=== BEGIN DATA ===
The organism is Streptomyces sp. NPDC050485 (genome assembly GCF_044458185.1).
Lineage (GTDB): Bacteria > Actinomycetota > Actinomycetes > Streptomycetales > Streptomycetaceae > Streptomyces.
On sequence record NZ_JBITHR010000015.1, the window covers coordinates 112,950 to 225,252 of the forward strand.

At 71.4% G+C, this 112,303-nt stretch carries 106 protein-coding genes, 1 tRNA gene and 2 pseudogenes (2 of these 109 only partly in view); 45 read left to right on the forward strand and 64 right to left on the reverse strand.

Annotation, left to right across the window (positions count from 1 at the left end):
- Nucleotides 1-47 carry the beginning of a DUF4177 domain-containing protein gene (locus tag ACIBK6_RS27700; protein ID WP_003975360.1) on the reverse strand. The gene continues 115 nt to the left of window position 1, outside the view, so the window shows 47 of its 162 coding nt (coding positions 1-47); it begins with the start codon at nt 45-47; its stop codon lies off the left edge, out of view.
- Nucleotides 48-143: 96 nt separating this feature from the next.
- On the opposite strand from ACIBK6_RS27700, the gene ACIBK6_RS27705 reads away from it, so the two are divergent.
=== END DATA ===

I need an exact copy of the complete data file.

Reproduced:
The organism is Streptomyces sp. NPDC050485 (genome assembly GCF_044458185.1).
Lineage (GTDB): Bacteria > Actinomycetota > Actinomycetes > Streptomycetales > Streptomycetaceae > Streptomyces.
On sequence record NZ_JBITHR010000015.1, the window covers coordinates 112,950 to 225,252 of the forward strand.

At 71.4% G+C, this 112,303-nt stretch carries 106 protein-coding genes, 1 tRNA gene and 2 pseudogenes (2 of these 109 only partly in view); 45 read left to right on the forward strand and 64 right to left on the reverse strand.

Annotation, left to right across the window (positions count from 1 at the left end):
- Nucleotides 1-47 carry the beginning of a DUF4177 domain-containing protein gene (locus tag ACIBK6_RS27700; protein ID WP_003975360.1) on the reverse strand. The gene continues 115 nt to the left of window position 1, outside the view, so the window shows 47 of its 162 coding nt (coding positions 1-47); it begins with the start codon at nt 45-47; its stop codon lies off the left edge, out of view.
- Nucleotides 48-143: 96 nt separating this feature from the next.
- On the opposite strand from ACIBK6_RS27700, the gene ACIBK6_RS27705 reads away from it, so the two are divergent.